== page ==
Which Joe gave his name to ‘sloppy joes’? We look at five interesting sandwiches and their lexical origins.
Obsessive interest in or enthusiasm for a subject, typically one of specialist or minority interest.‘the New York Comic Con begins today, and with it comes all the geekery one expects of comic-book conventions’
- ‘Brief bit of bike geekery now.’
- ‘Oh yes, this is definitely my sort of geekery.’
- ‘You may know plenty of women who are involved in geekery.’
- ‘Now there's a fine example of ancient Internet geekery!’
- ‘There's a free spirit in gaming culture that's represented in charming geekery.’
- ‘Beware: Intense geekery for the rest of today's entry.’
- ‘Geekery has always been a boy thing, but the report reveals that 33% are female!’
- ‘Blimey, it's official, I'm definitely heading into the deep dark world of photographic geekery.’
- ‘You could sprinkle each one with a disparate bit of geekery, or go all out with a massive multi-monitor spread.’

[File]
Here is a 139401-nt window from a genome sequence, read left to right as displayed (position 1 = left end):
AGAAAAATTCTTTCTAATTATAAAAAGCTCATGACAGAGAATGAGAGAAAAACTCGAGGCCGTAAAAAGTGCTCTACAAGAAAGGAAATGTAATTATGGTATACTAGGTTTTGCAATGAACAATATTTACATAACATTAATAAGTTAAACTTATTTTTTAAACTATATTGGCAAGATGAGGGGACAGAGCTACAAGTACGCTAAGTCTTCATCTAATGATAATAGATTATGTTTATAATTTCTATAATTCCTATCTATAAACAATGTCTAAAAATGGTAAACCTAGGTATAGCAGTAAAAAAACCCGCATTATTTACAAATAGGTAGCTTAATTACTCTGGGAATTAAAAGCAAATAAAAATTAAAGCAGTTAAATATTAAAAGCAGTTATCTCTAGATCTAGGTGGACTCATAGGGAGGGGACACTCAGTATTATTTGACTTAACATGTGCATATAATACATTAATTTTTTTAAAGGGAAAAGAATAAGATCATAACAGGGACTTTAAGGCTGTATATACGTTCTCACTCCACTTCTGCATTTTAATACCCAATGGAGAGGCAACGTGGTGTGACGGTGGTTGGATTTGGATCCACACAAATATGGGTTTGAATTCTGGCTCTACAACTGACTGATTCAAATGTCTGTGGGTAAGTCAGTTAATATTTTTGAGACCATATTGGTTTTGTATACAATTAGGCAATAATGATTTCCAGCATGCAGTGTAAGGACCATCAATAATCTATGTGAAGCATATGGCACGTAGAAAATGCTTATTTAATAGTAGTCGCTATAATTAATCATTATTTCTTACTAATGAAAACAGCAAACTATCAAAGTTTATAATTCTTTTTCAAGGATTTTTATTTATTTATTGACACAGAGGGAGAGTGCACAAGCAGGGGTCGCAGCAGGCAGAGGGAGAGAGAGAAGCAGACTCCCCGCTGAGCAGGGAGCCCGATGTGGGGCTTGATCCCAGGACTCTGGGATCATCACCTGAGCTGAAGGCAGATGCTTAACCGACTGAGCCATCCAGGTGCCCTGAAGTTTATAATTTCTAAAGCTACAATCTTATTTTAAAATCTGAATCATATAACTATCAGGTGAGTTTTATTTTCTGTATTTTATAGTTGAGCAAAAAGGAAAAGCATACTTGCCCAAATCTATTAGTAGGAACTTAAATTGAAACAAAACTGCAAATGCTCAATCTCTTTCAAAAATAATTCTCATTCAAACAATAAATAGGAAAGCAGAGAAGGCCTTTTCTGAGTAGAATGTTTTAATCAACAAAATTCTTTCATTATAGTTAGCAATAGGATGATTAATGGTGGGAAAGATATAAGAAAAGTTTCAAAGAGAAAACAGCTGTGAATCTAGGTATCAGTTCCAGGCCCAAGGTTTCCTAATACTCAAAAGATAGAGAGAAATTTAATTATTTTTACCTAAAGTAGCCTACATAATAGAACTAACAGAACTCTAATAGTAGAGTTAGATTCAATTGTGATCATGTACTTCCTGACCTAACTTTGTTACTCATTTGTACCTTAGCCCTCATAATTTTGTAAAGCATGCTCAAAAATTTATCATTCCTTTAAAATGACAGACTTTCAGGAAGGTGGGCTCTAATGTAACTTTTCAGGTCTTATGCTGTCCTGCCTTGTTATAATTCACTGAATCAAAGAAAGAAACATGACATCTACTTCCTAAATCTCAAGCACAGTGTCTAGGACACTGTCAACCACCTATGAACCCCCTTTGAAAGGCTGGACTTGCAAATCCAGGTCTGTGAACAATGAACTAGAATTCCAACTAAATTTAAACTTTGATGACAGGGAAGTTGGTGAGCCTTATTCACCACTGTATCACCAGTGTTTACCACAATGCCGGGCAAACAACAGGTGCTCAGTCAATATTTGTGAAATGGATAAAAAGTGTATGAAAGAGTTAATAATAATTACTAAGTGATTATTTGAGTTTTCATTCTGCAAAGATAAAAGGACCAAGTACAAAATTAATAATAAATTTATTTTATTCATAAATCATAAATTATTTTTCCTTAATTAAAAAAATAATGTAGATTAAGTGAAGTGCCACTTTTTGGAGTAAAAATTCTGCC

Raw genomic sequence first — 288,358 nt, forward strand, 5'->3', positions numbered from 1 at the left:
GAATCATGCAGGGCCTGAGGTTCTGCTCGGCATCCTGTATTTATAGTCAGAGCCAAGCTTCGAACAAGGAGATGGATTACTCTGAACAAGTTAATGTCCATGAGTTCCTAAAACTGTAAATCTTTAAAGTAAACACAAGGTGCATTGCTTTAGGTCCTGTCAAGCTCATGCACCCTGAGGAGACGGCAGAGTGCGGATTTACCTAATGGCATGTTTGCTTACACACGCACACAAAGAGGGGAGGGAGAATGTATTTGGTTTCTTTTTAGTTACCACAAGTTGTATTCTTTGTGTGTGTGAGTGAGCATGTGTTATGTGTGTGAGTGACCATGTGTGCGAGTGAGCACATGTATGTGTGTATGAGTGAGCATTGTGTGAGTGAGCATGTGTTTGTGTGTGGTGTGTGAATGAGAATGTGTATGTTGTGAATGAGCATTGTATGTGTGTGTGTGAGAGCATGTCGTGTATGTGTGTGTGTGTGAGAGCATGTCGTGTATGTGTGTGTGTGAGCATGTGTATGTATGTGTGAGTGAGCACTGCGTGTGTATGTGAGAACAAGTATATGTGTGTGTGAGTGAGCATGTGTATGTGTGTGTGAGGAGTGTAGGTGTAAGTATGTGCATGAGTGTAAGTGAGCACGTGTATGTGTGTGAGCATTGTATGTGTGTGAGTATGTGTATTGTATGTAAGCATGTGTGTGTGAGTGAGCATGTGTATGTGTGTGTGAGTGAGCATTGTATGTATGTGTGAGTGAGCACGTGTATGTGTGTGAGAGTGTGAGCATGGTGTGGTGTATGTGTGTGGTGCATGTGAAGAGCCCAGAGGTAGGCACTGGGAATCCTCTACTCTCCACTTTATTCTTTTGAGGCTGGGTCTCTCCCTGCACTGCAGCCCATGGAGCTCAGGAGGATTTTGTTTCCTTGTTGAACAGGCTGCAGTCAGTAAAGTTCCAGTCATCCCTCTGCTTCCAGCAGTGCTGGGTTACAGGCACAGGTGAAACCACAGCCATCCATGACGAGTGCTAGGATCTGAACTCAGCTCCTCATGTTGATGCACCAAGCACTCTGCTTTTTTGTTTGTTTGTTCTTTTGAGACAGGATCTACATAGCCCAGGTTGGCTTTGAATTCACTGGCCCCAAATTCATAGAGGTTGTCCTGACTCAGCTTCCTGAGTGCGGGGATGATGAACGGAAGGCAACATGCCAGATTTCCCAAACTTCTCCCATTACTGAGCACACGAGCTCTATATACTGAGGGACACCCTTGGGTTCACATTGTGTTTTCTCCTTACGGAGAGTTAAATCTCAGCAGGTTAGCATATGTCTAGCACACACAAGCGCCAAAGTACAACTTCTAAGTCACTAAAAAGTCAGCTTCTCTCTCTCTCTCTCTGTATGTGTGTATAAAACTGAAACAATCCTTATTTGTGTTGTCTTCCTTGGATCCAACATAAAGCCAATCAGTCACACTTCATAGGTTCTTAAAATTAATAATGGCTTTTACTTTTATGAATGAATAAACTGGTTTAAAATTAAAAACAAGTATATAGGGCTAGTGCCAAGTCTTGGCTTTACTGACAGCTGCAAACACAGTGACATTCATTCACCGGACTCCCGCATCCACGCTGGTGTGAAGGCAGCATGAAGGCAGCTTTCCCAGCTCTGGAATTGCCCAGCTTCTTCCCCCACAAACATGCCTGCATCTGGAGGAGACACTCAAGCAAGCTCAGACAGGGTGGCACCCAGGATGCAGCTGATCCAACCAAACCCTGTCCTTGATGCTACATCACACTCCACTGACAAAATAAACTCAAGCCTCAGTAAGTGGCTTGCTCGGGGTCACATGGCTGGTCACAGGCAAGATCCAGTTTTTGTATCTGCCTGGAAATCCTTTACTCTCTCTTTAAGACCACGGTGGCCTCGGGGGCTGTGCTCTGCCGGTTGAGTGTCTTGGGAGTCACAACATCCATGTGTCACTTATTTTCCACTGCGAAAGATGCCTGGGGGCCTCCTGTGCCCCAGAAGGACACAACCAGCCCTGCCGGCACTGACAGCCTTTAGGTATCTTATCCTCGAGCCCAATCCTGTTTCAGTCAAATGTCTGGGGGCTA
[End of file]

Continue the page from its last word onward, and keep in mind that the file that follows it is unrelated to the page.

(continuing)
- ‘This involved a great deal of driving and then some techie geekery so that I could record the gig.’
- ‘Oh yes, I had entered the world of geekery, wizardry and nerdery.’
- ‘Computer geekery aside, the book was an interesting insight into the world of the solo operative.’
- ‘It's for people who engage in geekery as a lifestyle rather than as a vocation.’
- ‘It wasn't all hard-core geekery though.’
- ‘Right, carry on with the transport geekery!’
- ‘Luckily for me, I have a focus for my geekery, in the form of this weblog.’
- ‘It made shopping for comics and other geekery as birthday gifts easy, provided I was willing to brave the sales staff.’
- ‘It's a lively locus of geekery, pop culture and technology activism.’
- ‘Forty-eight hours, hundreds of hackers and an endless supply of pizza: the perfect combination for a weekend of geekery.’
- ‘So there's lots of music geekery coming up, folks.’
We take a look at several popular, though confusing, punctuation marks.
From Afghanistan to Zimbabwe, discover surprising and intriguing language facts from around the globe.
The definitions of ‘buddy’ and ‘bro’ in the OED have recently been revised. We explore their history and increase in popularity.